Reuters: China on Thursday urged Iran to heed rising international worry about its nuclear ambitions, saying Beijing would seek to work with Europe and the United Nations to defuse the crisis but holding its tongue on any new sanctions. BEIJING, Nov 8 (Reuters) – China on Thursday urged Iran to heed rising international worry about its nuclear ambitions, saying Beijing would seek to work with Europe and the United Nations to defuse the crisis but holding its tongue on any new sanctions.
Iranian President Mahmoud Ahmadinejad said on Wednesday that his country’s nuclear programme was irreversible, showing continued defiance in the face of possible new U.N. sanctions.
He claimed that Iran now had 3,000 centrifuges to enrich uranium in its Natanz nuclear plant. Enriched uranium can fuel power plants but also, if refined further, act as material for bombs.
Iran says its intentions are peaceful, but Western powers say the Islamic state wants the ability to make nuclear weapons and they have warned Tehran to obey a U.N. call to halt enrichment.
As a permament member of the U.N. Security Council, China has the power to pass or veto any fresh sanctions on Tehran, but — without outright excluding them — Beijing has repeatedly said that negotiations can still solve the standoff.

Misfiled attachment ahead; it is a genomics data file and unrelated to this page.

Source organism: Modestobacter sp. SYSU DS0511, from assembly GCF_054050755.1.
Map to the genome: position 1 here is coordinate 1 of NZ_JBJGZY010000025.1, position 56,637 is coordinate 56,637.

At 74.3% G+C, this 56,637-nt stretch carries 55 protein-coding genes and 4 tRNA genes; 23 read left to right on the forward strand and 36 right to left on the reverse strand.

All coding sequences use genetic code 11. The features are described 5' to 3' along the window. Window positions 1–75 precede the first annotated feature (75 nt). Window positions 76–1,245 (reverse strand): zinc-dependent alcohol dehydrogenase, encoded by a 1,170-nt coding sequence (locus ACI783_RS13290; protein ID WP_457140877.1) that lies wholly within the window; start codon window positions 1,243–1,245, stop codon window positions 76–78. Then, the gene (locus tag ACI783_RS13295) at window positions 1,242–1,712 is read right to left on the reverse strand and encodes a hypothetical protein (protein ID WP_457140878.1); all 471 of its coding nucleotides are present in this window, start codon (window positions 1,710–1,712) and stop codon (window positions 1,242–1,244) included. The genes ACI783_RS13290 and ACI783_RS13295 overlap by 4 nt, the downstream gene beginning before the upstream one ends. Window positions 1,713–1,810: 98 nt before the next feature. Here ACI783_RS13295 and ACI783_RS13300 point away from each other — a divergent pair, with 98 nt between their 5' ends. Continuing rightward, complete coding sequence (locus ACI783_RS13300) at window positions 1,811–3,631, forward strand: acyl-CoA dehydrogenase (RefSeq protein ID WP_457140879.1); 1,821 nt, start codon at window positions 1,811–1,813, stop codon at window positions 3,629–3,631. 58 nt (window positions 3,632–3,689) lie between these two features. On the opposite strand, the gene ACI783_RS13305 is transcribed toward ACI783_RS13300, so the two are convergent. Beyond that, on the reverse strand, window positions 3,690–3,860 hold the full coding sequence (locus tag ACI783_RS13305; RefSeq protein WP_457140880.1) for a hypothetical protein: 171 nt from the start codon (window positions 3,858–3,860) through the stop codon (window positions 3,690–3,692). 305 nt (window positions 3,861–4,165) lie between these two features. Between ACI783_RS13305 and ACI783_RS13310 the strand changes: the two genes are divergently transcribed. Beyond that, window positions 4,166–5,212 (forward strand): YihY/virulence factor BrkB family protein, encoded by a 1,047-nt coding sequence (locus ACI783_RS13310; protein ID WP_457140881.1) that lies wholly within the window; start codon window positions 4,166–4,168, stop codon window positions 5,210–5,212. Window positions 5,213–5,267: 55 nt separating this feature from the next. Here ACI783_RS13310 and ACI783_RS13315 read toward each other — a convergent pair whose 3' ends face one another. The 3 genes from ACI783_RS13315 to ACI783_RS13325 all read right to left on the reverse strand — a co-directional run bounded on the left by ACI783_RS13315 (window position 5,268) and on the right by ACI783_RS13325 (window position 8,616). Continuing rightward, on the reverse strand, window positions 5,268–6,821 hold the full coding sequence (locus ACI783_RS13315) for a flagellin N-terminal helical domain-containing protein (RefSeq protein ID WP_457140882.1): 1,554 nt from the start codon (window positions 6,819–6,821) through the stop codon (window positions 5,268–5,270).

Repeating that call for dialogue, Chinese Foreign Ministry spokesman Liu Jianchao showed growing impatience with Tehran, bluntly urging it to take a more conciliatory stance.
“We demand that Iran positively respond and pay attention to international concerns and calls and adopt a flexible attitude to solve the problem peacefully through dialogue and communication,” Liu told a regular news conference when asked about Ahmadinejad’s comments and possible sanctions.
Liu did not directly address the sanctions issue, merely saying that China was “willing to cooperate and communicate with the United Nations and the European Union to move in the right direction”.
Iran’s standoff with the West has left China in a bind as Beijing seeks to balance ties with both sides.
Iran is China’s third biggest supplier of imported crude oil, behind Angola and Saudi Arabia, and China also has major investments in Iran. (Reporting by Ben Blanchard, writing by Chris Buckley)